Democrat Bill Foster beat Republican Jim Oberweis in the special election to fill the vacancy caused by the resignation of former House Speaker Dennis Hastert. This is a district George W. Bush carried 54 to 42 percent in 2000 and 56 to 44 percent in 2004. Republican spin artists can say that Oberweis was a flawed candidate, that special elections are more volatile than general elections, etc., etc. But the bottom line is that this is very bad news for House Republicans. The seats of the former speaker and of former Majority Leader Tom DeLay are now held by Democrats.
Barack Obama cut a spot for Foster, and his home state popularity does suggest that Republicans could lose other Illinois open seats in November—the 11th and 18th districts—and Democrats could fare well in seats Republicans held marginally in 2006—the 6th, 10th, and 15th. And that Obama, at least at his current levels of popularity, could help Democratic House challengers elsewhere.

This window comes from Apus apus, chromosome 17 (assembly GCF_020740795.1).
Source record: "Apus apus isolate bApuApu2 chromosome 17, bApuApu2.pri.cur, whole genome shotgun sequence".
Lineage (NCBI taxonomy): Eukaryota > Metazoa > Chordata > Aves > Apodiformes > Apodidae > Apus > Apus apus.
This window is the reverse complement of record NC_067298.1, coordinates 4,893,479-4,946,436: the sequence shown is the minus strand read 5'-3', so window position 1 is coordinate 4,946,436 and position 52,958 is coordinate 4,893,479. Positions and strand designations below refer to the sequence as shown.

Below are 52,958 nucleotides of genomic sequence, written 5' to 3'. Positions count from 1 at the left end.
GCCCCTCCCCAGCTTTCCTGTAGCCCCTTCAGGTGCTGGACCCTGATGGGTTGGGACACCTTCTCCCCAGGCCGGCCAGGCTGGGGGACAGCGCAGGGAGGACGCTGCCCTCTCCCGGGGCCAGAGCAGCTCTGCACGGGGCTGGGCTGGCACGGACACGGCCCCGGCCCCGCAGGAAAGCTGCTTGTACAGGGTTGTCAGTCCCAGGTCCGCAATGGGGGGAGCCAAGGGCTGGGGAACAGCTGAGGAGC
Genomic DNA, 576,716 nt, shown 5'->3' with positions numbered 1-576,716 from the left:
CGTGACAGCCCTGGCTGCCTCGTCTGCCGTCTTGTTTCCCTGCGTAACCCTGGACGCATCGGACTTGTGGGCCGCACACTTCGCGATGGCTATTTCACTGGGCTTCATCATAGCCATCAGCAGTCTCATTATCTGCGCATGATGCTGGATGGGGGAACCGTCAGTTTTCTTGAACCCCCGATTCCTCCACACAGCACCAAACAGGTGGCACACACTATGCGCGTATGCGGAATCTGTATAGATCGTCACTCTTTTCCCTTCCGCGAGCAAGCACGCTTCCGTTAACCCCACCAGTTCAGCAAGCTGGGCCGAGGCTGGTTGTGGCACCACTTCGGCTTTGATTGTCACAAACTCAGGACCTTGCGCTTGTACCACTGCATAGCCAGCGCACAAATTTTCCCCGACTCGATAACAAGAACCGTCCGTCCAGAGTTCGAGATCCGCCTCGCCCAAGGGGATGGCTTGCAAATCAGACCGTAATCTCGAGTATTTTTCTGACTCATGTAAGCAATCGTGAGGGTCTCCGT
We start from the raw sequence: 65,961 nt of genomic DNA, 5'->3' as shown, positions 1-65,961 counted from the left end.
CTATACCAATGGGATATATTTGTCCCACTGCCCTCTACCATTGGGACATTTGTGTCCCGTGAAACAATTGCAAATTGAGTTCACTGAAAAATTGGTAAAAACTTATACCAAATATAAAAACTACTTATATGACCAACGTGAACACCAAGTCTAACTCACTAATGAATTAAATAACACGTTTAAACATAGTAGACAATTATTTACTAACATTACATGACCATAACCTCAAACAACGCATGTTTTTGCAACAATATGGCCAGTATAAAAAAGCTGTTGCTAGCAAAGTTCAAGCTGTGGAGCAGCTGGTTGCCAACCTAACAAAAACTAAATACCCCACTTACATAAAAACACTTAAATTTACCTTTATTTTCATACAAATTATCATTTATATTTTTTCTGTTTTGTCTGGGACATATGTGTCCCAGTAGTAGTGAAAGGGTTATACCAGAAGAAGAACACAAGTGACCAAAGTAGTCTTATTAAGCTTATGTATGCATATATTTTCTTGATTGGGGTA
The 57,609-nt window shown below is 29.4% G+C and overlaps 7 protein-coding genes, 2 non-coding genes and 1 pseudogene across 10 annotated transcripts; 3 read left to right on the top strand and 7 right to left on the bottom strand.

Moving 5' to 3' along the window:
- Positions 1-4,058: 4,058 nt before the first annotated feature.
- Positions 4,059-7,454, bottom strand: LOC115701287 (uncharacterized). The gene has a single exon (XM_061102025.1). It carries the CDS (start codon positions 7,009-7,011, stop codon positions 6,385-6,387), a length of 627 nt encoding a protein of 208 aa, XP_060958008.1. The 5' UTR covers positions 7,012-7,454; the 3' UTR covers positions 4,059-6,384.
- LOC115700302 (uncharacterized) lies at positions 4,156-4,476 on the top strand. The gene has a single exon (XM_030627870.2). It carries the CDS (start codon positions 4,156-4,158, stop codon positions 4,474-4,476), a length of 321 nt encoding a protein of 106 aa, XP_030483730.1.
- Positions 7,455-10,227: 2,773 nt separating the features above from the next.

Demographically, the 14th is the fastest-growing Illinois district. Kane County, Hastert's home at the edge of the Chicago metropolitan area, is one of the fastest-growing counties in the country. This suggests that an Obama-led Democratic Party could be fully competitive in the exurbs, as the Mark Warner- and Tim Kaine-led Virginia Democratic Party has been in the exurbs of Washington, D.C. George W. Bush got huge margins in the exurbs; he carried 97 of the 100 fastest-growing counties in both 2000 and 2004. John McCain can't count on that kind of support in 2008.